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PCBD-Sept2015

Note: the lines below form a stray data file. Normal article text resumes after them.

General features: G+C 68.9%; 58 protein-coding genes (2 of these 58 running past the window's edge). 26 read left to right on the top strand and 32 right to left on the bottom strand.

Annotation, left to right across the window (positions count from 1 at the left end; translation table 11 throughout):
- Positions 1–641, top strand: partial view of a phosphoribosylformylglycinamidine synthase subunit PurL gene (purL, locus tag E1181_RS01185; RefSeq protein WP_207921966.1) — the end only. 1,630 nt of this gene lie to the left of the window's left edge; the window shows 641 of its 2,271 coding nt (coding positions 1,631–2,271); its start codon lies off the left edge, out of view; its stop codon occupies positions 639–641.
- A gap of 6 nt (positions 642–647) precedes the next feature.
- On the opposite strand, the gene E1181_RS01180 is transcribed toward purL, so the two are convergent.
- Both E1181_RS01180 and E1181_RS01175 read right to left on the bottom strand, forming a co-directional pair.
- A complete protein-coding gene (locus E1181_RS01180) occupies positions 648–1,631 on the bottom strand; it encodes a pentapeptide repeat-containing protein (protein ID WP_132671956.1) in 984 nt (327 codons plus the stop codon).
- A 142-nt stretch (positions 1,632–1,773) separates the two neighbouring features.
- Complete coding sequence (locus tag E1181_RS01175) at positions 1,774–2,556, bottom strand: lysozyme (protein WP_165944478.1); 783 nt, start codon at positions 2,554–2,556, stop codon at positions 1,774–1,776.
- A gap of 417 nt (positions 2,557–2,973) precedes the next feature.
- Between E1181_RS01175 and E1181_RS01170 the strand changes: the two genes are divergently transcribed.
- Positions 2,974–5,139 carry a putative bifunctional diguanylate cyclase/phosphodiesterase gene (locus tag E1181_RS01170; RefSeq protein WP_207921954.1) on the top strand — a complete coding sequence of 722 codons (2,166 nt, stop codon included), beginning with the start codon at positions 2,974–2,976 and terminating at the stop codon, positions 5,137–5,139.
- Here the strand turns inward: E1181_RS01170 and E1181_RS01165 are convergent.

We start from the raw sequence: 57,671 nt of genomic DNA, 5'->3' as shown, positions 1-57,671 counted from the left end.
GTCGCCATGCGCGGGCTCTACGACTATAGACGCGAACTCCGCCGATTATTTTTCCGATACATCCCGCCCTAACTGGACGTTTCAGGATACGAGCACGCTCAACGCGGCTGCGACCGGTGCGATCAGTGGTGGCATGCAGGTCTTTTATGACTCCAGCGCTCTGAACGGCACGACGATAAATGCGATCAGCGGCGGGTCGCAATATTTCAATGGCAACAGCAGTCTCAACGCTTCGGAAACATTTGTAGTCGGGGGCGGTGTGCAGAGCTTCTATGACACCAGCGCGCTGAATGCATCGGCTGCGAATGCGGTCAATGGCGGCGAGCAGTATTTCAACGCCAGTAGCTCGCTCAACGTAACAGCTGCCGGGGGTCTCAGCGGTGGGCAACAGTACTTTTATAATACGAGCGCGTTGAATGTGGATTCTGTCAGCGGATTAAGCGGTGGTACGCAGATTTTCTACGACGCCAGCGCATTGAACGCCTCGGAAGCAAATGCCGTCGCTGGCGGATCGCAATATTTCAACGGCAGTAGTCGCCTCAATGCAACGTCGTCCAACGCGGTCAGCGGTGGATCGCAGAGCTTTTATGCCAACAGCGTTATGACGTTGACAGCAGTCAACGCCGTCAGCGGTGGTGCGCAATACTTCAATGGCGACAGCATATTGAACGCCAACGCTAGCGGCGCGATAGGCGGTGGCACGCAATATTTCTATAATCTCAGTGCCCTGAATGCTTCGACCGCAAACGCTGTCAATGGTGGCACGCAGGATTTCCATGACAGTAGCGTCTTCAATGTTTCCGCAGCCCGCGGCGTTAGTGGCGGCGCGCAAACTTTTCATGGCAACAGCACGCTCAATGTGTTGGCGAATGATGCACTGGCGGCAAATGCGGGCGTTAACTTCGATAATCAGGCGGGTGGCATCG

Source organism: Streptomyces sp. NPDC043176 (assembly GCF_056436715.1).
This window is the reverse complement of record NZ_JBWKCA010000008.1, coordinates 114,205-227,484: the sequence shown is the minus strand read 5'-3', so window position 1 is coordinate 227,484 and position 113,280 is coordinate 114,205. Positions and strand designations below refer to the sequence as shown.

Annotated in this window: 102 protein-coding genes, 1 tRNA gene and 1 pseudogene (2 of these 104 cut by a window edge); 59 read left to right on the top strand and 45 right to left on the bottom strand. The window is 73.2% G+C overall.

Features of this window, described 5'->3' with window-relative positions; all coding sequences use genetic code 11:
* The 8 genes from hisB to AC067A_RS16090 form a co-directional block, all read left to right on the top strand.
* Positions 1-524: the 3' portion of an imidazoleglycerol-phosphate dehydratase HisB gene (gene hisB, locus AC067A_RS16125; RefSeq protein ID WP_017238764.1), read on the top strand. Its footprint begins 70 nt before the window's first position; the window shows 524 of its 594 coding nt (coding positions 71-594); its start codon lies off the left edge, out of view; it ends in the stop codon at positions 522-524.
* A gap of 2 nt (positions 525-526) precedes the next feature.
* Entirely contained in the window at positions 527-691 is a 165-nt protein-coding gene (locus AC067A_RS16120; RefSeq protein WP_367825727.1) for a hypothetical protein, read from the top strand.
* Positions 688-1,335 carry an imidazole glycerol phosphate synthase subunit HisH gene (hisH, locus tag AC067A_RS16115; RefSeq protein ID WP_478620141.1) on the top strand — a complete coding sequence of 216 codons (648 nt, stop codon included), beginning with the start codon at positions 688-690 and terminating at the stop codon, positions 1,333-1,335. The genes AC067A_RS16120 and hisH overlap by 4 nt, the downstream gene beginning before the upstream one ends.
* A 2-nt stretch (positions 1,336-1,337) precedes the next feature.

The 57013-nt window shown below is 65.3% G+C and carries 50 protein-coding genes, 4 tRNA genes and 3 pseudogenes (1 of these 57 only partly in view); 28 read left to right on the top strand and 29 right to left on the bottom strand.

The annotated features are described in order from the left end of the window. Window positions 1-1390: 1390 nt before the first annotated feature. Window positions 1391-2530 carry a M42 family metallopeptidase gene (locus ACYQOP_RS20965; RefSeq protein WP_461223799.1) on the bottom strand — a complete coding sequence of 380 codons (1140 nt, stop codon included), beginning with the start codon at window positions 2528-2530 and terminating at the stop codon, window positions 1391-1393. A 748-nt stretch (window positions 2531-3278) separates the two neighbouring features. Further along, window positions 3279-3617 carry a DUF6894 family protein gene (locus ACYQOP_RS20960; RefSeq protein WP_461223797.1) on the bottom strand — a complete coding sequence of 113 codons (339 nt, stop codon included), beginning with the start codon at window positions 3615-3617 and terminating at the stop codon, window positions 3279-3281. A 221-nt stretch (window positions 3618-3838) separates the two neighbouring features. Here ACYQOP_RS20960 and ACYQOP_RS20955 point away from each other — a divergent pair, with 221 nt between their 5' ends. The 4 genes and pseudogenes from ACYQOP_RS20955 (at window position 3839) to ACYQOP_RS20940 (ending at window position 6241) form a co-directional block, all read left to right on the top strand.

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8 The PCB Design Magazine • September 2015 by Andy Shaughnessy i-COnneCT007 THE SHAuGHNESSy REPoRT Car Talk column My girlfriend Rita doesn't like to drive in traffic. As an Atlanta resident, this is a problem for her, because Atlanta has some of the worst traffic jams in the U.S. (I think it's worse than Los Angeles; I've never sat for three hours in the same spot in LA.) So, after her last motoring miscue, she bought a new Mazda 3—the cheap- est car Mazda makes—but it's tricked out with every anti-collision feature available. Now, it's almost impossible for Rita to trade paint. Hit the turn signal when another car is passing, and all kinds of alarms go off. If you drift over and touch the yellow line on either side, the car starts beeping like crazy. If the car ahead of you slows down when cruise control is engaged, the car applies the brakes automati- cally and keeps you a certain number of car lengths behind Mr. Slowpoke. And if the reverse video doesn't do the trick, the car starts beeping if you're about to back out in front of a vehicle that you can't see. Yes, I poked fun at Rita for having all of these countermeasures beeping and pinging, but they work great. You can even turn them off, which I would do if I had to drive her car for any length of time. Plus, the entertainment system has a great GUI; you feel like you're sitting in your couch at home, flipping through the channels. You barely have to take your eyes off the road (or the handy speedometer in the heads up display) to find another CD on your phone's Bluetooth, which is the point. All of these electronic features come at a price, though: about $5,000, in this case. But we're willing to shell out extra cash for features that will make us feel safe, or offer us greater convenience or entertainment.

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